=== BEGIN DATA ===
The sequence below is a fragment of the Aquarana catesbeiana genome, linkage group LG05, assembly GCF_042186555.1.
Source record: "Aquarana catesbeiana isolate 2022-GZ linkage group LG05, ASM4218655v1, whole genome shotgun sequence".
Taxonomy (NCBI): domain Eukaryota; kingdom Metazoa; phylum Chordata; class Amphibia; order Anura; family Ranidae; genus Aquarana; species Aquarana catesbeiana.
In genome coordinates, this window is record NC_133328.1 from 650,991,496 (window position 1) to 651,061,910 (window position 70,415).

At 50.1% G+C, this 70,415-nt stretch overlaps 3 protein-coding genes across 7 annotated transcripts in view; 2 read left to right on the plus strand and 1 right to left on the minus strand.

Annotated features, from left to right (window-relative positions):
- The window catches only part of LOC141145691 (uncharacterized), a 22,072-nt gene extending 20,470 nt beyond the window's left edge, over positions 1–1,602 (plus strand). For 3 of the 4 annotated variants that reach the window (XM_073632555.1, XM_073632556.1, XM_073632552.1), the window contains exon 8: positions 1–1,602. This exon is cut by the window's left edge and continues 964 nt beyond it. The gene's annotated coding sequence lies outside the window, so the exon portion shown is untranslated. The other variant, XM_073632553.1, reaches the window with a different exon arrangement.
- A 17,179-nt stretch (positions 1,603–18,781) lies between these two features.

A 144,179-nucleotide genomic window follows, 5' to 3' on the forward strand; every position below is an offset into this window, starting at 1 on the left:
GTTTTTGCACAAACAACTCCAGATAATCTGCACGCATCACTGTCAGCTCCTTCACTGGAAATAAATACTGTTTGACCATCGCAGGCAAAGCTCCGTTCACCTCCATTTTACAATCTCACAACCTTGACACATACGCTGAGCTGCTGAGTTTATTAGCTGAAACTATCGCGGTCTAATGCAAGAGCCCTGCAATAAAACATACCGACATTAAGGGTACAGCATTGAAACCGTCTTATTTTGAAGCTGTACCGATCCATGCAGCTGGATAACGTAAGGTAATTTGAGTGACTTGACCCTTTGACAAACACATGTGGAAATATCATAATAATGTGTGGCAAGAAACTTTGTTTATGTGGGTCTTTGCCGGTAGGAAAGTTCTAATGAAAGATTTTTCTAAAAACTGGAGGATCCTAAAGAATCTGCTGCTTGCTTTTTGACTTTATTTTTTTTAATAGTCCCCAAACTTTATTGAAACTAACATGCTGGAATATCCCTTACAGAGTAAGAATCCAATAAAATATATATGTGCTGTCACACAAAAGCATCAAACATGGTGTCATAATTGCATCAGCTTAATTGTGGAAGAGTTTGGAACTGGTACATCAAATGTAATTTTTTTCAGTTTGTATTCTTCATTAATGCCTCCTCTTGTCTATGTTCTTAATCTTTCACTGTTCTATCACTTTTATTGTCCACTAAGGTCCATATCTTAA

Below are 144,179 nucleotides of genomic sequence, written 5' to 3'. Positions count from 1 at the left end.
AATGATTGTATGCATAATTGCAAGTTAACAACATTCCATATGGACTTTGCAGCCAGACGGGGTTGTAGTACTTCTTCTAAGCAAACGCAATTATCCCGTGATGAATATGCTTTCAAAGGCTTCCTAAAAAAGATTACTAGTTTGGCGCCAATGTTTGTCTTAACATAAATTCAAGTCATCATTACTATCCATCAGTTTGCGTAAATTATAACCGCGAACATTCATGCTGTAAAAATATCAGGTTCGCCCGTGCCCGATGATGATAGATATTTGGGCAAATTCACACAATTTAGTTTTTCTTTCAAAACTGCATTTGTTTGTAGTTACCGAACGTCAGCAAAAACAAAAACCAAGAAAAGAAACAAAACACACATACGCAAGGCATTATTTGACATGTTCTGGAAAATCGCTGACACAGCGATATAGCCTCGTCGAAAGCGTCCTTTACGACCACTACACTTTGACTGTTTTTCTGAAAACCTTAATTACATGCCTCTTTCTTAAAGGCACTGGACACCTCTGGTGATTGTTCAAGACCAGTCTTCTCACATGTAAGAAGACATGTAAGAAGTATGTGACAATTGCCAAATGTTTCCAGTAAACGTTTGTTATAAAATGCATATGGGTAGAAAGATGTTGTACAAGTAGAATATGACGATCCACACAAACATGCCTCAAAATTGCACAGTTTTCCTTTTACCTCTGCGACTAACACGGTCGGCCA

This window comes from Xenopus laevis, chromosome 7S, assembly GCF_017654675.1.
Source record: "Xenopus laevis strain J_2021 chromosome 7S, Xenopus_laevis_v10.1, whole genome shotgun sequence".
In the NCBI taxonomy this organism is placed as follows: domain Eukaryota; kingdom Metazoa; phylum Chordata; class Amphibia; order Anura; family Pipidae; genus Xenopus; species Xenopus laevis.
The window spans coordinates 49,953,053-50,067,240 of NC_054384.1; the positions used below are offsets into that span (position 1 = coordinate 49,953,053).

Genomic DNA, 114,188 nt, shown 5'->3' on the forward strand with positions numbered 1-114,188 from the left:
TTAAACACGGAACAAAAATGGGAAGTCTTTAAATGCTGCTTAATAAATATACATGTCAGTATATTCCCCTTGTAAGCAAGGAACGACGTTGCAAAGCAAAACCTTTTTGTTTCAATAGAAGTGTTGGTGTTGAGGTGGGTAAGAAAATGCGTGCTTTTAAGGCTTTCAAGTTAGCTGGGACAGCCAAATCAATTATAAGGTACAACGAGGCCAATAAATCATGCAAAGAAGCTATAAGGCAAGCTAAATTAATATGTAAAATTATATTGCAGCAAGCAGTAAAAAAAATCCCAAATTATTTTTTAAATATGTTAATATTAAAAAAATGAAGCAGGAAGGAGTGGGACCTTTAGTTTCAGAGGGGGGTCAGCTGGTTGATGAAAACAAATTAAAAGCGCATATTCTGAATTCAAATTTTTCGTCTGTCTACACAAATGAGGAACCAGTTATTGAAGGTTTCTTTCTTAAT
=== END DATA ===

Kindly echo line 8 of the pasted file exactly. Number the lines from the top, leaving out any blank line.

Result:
- A 17,179-nt stretch (positions 1,603–18,781) lies between these two features.